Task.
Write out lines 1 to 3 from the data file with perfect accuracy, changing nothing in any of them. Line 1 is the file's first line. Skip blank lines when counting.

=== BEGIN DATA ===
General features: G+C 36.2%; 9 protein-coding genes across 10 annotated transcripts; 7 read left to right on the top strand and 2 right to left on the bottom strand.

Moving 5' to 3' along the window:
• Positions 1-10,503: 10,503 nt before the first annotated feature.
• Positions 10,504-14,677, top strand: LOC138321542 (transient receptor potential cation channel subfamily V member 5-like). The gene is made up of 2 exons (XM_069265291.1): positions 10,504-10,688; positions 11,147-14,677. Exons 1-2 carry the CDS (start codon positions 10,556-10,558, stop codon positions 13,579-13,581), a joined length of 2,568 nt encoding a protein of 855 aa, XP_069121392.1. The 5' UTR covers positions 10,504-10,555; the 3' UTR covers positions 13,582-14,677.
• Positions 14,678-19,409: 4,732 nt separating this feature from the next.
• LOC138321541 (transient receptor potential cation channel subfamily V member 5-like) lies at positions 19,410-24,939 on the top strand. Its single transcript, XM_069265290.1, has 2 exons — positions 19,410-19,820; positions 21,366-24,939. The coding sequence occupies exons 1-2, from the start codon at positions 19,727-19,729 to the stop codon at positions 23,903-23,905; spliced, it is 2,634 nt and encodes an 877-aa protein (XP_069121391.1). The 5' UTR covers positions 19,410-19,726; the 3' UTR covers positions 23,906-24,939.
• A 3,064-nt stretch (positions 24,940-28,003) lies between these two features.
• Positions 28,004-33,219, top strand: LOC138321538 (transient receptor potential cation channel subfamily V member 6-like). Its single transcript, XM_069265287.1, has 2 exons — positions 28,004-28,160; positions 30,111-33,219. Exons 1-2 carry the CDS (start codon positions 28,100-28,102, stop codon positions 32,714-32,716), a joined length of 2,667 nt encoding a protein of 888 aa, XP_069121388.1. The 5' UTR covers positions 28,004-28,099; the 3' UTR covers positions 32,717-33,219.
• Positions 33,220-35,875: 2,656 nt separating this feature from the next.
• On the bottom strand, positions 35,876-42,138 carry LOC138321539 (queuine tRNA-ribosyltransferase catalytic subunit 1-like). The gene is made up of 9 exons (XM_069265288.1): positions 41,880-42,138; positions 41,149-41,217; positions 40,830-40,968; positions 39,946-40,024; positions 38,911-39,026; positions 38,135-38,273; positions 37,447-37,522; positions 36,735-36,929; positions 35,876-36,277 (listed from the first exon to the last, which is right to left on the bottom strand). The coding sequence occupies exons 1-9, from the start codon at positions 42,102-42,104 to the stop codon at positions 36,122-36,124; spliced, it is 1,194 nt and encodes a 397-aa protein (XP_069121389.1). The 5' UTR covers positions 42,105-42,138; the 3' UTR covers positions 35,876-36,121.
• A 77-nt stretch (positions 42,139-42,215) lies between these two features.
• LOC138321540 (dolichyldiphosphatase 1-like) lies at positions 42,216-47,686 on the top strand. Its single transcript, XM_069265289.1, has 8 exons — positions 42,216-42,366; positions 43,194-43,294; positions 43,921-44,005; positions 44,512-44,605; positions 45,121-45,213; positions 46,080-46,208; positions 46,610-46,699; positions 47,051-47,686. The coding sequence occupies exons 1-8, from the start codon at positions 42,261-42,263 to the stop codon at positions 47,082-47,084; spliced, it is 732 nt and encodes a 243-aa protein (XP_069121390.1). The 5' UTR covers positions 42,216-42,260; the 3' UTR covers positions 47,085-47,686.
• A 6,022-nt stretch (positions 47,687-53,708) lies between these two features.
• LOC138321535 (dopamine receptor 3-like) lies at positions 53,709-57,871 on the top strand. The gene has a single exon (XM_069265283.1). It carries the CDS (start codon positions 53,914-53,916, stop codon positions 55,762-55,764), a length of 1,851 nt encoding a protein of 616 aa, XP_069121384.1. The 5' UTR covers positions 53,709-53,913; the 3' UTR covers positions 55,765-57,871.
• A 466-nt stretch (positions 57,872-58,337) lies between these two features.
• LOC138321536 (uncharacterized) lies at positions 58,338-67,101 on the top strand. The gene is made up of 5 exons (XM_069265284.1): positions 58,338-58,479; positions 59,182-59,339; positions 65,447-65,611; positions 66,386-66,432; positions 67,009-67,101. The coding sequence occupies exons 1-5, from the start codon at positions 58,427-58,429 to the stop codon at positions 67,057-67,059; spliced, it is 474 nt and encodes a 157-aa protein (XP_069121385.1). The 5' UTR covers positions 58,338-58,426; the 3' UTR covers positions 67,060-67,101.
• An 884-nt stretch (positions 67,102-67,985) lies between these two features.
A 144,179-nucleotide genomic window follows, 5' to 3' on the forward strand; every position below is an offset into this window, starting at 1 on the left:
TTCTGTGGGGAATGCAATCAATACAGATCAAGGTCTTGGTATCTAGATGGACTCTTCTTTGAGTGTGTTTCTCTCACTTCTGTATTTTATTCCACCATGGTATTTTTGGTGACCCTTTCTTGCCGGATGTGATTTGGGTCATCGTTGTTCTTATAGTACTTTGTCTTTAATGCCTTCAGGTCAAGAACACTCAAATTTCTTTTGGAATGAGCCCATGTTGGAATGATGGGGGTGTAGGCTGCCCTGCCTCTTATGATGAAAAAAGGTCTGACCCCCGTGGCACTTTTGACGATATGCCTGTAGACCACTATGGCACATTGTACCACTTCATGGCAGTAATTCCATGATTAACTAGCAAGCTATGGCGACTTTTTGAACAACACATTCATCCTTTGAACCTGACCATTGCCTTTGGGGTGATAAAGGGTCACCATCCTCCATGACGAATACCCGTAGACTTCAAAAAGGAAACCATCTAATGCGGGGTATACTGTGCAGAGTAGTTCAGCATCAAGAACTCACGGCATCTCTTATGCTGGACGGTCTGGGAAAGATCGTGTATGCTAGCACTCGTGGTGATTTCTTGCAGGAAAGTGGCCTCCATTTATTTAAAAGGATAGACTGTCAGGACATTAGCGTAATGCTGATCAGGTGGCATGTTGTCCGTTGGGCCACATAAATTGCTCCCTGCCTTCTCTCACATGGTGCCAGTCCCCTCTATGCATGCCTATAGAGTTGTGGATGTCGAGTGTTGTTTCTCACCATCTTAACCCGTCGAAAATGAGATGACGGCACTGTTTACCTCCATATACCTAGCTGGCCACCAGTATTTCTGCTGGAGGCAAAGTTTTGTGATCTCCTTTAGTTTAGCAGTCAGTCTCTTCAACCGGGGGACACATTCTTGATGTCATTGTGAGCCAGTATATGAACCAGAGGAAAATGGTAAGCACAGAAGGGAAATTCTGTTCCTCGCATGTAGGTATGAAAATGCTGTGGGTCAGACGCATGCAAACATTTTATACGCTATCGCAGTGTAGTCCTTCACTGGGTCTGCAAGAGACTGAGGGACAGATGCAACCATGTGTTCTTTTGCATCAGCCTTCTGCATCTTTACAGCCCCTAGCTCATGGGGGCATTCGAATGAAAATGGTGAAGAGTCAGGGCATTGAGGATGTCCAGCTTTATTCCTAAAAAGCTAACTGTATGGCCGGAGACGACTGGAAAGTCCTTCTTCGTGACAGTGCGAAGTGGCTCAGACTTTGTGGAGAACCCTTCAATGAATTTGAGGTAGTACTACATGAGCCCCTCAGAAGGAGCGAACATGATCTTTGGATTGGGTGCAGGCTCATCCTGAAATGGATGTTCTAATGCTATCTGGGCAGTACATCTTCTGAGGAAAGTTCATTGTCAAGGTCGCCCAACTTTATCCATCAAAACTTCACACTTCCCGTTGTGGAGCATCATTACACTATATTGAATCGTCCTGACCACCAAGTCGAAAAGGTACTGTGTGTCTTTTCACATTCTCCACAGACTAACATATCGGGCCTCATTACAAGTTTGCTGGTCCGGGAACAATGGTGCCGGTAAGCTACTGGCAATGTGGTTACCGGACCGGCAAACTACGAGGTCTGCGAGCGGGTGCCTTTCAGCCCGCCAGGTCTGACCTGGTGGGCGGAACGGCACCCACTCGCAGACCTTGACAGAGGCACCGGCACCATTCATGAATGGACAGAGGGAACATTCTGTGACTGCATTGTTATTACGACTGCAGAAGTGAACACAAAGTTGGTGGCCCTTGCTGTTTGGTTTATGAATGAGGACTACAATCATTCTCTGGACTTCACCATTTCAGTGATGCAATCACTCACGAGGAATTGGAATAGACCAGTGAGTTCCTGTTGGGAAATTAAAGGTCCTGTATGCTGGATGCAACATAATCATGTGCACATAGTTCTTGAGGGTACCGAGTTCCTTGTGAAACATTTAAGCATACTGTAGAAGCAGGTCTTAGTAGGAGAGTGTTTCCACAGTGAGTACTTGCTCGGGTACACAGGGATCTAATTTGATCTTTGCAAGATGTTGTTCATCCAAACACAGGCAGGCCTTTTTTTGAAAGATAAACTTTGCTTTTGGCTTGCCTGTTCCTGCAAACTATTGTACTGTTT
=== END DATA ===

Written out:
General features: G+C 36.2%; 9 protein-coding genes across 10 annotated transcripts; 7 read left to right on the top strand and 2 right to left on the bottom strand.

Moving 5' to 3' along the window:
• Positions 1-10,503: 10,503 nt before the first annotated feature.